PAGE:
Google recently introduced 2SV or two-step verification. This kind of works like a Yubi key but instead of a USB device that authenticates your sign in, you will be using your Android smartphone instead. Every time you sign in to one of the services, you will receive a pop-up on your Android notifying you of crucial details and an option to accept or reject the sign in. Neat.
Let’s see how we can implement 2SV on iPhone so we can use Android phone to verify Google sign in on an iOS device. Don’t have an iOS device? I will also show you how to set up Android so you can sign in to various services using Android smartphone.
1. What You Need
There are a few criteria that you will need to meet before you can set up 2SV on your Android and iOS smartphones. If you don’t meet the prerequisites, you will need to have to continue using 2FA which is itself very secure but definitely not foolproof.
- You need Android 7 or higher
- Enable 2FA in Google
- The latest version of iOS
- Download and install Chrome on both Android and iOS
- Enable screen lock on Android/iOS
2. How to Set Up
You will begin with your Google Account. Create an account or sign in using an existing one and go to My Account. Under the Security tab on the right, you will find an option to ‘Use your phone to sign in’ and setup 2-Step Verification.
We will begin with the first option to see a short demo on how it works and then enable it immediately after. Click on ‘Use your phone to sign in’ and on the next screen, click on ‘Set It Up’.
You will be asked to enter your Google account password again for security reasons. Do it. On the next screen, you will see a drop down list of all the smartphones that have the same Google ID that you just used to sign in. Choose Android here because you want to use Android to sign in to your Google account. If you want to use your iPhone instead, you will choose that here.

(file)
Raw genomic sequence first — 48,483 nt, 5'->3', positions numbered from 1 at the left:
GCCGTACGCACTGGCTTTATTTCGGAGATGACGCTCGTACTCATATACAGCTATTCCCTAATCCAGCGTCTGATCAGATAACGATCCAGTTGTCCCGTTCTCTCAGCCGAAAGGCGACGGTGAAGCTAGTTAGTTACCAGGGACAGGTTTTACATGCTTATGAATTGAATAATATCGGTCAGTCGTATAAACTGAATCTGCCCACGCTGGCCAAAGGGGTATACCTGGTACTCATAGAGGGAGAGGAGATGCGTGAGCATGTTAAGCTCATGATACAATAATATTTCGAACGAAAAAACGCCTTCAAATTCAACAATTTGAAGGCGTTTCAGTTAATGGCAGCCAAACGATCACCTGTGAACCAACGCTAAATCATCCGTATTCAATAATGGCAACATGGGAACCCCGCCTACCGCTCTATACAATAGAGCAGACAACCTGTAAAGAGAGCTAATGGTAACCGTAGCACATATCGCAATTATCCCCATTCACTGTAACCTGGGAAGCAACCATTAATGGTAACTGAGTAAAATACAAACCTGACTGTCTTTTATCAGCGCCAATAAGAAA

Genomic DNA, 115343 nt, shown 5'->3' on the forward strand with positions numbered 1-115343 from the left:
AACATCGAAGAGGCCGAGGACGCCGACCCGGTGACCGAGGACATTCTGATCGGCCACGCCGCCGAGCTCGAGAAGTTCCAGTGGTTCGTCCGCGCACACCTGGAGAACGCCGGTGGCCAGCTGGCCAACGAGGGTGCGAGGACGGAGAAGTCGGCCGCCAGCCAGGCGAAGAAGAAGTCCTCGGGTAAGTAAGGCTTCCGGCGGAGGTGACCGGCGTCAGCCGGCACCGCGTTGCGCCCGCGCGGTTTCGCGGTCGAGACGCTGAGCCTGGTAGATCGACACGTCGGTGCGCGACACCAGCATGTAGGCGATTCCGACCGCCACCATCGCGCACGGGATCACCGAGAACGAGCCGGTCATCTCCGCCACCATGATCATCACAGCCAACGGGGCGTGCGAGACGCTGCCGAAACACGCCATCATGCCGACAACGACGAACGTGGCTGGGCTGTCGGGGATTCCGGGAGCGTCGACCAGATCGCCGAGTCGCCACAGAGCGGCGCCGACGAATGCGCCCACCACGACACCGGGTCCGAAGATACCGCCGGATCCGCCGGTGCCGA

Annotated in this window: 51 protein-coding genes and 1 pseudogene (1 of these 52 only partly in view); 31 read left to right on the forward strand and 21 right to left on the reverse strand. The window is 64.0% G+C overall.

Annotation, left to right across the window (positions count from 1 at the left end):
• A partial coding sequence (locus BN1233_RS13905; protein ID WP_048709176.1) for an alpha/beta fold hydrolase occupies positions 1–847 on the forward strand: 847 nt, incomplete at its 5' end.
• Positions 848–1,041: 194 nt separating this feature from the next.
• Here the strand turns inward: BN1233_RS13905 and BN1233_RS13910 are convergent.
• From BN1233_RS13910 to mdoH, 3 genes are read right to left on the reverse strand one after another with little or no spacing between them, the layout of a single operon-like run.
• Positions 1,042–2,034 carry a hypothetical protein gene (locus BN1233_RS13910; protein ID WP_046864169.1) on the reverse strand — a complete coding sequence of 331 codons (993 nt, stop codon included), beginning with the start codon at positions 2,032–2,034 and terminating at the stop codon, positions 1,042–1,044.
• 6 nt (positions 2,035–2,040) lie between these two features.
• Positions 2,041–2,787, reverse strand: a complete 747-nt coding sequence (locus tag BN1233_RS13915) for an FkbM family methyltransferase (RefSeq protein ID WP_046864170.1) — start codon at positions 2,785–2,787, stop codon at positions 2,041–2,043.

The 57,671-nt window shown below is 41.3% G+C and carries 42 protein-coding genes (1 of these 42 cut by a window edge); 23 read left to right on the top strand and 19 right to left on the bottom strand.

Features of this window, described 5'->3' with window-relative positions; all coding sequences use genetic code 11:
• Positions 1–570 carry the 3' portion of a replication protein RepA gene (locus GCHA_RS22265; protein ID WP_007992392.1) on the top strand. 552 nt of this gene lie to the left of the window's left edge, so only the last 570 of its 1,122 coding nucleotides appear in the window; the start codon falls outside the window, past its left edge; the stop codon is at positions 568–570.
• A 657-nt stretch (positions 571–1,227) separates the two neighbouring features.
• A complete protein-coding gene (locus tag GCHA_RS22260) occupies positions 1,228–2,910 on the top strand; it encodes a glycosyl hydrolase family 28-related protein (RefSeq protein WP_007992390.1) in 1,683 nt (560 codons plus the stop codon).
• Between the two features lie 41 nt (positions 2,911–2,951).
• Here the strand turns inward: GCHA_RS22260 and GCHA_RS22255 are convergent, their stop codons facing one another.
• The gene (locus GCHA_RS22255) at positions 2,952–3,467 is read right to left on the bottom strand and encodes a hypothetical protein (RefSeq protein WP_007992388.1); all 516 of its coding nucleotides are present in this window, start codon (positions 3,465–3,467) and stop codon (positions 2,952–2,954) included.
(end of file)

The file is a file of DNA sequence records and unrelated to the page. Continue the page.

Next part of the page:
Note that before you move forward, make sure that you have enabled screen lock on your Android and iOS phone. It can be either a pattern or a touch lock but there has to be some kind of a sign in safety. You will see in the above screenshot that Google verifies this too with a tick mark. Click on Next.
Why you need a screen lock? Without a screen lock, anyone can grab hold of your smartphone and use it to sign in to one of the many Google services or even 3rd party sites that you sign in using your preferred Google ID. A screen lock will protect you in case your phone is stolen or lost.
Enter your Google email ID in the next screen to test the newly enabled 2SV feature. Click on Next.
Google will now send a notification on your Android phone to test if you can enable sign in using your smartphone or not.
Unlock your Android phone and you will see a pop up like this.
This is a dummy message to check if the set up is working or not. Hence, you will only see two options with no additional information on the IP address or location. If you tap on Yes, the sign in will be approved and you will move to the next step in the setup process. If you tap on No, you will have to begin from scratch again. Tap on Yes.
If it is a success, you will be notified so. Finally, click on the Turn On button to complete the set up and turn on the feature.